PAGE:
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Testing the New Canon RF 24-240mm Over Three Weeks in Pakistan

I can’t even begin to describe how excited I was about trying out the new Canon RF 24-240mm f/4-6.3 IS.

Full disclosure: I’m a Canon Ambassador and two months before it hit the shelves, I was sent the lens for testing. This review reflects my personal experiences and opinion. It’s about using the lens daily in a challenging environment. I’ve intentionally left out technical details since these have no bearing on my work.


Canon EOS R with 24-240mm at 24mm – f5.6 – 1/200 – ISO 100

Usually, when I’m out on an expedition, I’m schlepping around the 28-300mm lens attached to my 5D Mark IV, which is heavy and bulky. The main reason was that the last thing I want to do is change lenses, whether I’m on Greenland’s icy terrain, Kilimanjaro’s windswept peaks, or Chile’s dusty Atacama Desert. Too cold, too much of a hassle, too time-consuming, too dusty — all good reasons.

That’s why I always travel with two cameras: one with a wide-angle lens (11-24mm), one with a superzoom. This way, I was covered for the best possible focal length range.


Canon EOS R with 24-240mm at 62mm – f5.6 – 1/800 – ISO 100

Of course, I’d rather work with fixed focal length lenses, but sometimes you have to compromise. Finally, the new 24-240mm lens combined with the compact EOS R mirrorless camera meant I had something that would meet most of my requirements, at least on paper.

Would it be everything the specs promised to be? Would I be happy with the results? Let me share some of the pros and cons of working with this lens in Pakistan.


Canon EOS R with 24-240mm at 24mm – f5.6 – 1/200 – ISO 100

Pros

Weight and size

Once I had the lens in my hands, I felt slightly skeptical. Weighing in at just 750g (26.4oz) and barely 12cm (4.7in) long, it’s considerably lighter and smaller than my 70-200mm lens. I was supposed to shoot photos with that? I was willing to comprise, but not at any price.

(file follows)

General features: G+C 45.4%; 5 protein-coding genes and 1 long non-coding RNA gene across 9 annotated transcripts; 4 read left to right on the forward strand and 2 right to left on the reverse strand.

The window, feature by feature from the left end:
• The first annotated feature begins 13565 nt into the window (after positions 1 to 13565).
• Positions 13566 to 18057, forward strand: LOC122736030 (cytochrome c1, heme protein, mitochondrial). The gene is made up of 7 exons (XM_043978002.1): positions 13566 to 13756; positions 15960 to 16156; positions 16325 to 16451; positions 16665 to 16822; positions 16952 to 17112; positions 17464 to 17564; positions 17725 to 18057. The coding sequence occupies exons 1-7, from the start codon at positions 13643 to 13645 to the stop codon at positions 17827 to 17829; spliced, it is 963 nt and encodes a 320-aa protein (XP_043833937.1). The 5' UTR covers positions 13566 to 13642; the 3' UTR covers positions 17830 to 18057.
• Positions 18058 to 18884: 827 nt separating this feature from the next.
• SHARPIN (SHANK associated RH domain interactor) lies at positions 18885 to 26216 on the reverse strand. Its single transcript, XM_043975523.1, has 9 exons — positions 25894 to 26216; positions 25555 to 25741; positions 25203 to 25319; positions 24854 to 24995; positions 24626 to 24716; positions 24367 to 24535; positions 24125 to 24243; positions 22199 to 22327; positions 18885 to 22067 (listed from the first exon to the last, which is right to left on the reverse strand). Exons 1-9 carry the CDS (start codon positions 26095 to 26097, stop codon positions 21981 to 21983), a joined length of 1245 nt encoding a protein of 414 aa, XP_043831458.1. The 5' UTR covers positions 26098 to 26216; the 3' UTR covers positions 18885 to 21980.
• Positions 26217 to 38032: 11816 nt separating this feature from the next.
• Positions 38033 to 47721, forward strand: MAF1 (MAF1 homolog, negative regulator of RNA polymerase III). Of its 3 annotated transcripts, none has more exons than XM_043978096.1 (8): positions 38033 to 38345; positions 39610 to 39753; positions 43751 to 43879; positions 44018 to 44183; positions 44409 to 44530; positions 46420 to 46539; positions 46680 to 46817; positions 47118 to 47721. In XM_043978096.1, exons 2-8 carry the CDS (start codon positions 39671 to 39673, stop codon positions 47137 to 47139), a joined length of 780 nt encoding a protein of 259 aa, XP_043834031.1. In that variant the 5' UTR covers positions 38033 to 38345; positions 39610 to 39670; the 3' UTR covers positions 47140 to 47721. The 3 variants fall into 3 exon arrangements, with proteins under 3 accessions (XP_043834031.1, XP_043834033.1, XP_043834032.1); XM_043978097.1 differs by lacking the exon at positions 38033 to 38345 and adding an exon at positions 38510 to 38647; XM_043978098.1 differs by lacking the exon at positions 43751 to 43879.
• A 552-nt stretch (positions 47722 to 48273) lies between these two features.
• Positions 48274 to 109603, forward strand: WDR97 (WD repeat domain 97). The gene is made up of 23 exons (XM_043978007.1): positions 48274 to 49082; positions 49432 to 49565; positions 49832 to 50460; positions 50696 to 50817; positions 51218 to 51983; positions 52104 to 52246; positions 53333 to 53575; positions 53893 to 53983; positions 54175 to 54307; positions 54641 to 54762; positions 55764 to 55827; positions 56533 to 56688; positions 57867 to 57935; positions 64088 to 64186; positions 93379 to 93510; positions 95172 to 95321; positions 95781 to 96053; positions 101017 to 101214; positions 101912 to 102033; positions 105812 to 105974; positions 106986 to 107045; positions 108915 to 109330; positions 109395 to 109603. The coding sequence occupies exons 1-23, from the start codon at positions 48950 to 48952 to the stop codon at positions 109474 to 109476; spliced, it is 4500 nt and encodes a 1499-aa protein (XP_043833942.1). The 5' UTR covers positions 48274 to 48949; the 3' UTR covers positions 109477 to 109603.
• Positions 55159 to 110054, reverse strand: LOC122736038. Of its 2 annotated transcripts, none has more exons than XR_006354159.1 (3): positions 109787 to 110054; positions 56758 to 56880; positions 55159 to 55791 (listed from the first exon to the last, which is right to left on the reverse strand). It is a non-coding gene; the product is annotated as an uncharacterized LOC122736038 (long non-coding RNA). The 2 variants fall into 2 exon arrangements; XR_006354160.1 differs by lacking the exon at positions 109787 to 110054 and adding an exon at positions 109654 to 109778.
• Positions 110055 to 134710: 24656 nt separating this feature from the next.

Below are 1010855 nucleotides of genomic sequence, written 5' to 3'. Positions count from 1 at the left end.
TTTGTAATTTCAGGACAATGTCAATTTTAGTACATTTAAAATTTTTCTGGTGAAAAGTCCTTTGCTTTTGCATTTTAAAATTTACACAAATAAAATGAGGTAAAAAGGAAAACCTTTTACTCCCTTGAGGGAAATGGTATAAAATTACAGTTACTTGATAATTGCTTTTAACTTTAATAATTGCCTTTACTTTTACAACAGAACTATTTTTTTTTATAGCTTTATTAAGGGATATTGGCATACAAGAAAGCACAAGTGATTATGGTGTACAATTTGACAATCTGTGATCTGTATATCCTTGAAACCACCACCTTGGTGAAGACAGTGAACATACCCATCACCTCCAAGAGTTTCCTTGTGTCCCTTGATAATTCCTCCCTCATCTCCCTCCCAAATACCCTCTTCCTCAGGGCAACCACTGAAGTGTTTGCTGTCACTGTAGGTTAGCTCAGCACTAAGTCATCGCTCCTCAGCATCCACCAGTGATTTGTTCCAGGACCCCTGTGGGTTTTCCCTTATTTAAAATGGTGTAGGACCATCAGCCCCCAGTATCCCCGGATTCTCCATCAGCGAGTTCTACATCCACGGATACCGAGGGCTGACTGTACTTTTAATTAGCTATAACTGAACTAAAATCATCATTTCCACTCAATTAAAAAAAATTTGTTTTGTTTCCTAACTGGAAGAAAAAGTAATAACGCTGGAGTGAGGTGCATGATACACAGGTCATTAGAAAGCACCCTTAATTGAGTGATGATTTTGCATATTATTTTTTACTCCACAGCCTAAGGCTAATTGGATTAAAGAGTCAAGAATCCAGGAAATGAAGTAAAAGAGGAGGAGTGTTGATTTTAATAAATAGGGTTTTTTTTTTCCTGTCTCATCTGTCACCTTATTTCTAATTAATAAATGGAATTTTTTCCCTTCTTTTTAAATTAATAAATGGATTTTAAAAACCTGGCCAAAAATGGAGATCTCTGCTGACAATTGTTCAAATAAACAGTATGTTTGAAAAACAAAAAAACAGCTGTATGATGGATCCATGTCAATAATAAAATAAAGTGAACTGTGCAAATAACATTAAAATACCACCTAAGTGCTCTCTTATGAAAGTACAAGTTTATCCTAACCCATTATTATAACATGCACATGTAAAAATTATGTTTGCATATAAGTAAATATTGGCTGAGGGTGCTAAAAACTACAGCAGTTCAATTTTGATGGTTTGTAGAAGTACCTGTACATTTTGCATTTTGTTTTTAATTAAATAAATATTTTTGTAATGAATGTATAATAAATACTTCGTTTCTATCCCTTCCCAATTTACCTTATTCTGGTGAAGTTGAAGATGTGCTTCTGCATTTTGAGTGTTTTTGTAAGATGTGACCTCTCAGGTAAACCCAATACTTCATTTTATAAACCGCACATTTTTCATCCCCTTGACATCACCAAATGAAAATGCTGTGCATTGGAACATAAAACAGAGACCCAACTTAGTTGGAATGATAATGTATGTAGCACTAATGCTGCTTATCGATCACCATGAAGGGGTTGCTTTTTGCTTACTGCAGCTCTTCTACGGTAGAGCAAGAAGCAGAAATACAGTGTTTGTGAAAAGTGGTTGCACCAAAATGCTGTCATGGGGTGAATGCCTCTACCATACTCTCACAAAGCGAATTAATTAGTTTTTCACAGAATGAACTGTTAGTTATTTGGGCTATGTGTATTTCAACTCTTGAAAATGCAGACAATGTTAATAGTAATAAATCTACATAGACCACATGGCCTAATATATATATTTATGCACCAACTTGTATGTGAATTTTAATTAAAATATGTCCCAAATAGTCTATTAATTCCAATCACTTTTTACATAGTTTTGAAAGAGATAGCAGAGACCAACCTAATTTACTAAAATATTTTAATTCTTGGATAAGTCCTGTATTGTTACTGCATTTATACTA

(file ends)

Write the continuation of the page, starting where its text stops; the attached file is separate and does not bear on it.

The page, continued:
But after a few test shots, I decided to take the lens to Pakistan and make it my primary lens. Over three weeks, I followed two extreme athletes who were mountain biking around the Karakorum range, hoping to get to the K2 base camp. I had to cover close to 160km (100mi) on foot, starting at 2,000m (6,500ft) and climbing to 5,650m (18,500ft), one way.

Every last gram had to be carefully considered. For the first time, the size and weight ratio compared to the wide-angle combo was reversed. The photography equipment I carried with me daily, two bodies and two lenses, weighed just under 4kg (8.8lbs). So that I could readily use both cameras, I had them on a hip holster. I looked like a gunslinger in the wild west, and I was just as fast on the draw!


In my bag: mainly batteries and battery packs. The 28-70/2.0 I brought as a backup lens. I left it at our starting / ending point and didn’t bring it on the expedition.

Canon EOS R with 24-240mm at 118mm – f6,3 – 1/2000 – ISO 500

Huge zoom range

24 to 240 millimeters on full-frame. I really didn’t need more, especially since my second body, with the ultra-wide-angle, covers a range of 11 to 24 mm. It’s hard to get a much wider angle. Did I ever reach the limit with my 240mm? Never! I’m used to taking photos with my 70-200mm, so I was pretty pleased about the extra 40mm. A Lightroom analysis confirmed this: over 60% of all the photos and videos I took on the trip used the 24-240mm.

An important consideration when I document an expedition like this: I usually only get one chance at a shot. Things I document are often one-offs that the athletes can’t repeat. I was able to take two to three different shots with one lens. Wide-angled landscape shots where the athlete appears small at 24mm, a closer shot of the athlete at 100mm, or a full-frame portrait at 240mm. All that within seconds, using the same camera and the same set-up.


Canon EOS R with 24-240mm at 87mm – f10 – 1/640 – ISO 200

Image stabilization

Image stabilization is of key importance to me. The simple fact that I was not just capturing photos of this expedition, but also filming it, meant that this feature was just what I needed. Because I take action shots using a relatively high shutter speed, I don’t really need image stabilization for photography. However, when I was holding the camera while filming, I noticed huge differences.

It was virtually impossible to use a tripod on this adventure (except for the interviews at the end of the day). Compare these two clips. The one on the left doesn’t use the stabilization feature, whereas the one on the right uses lens and in-camera stabilization in Advanced Mode at 240mm. When filming, stabilization is worth its weight in gold!

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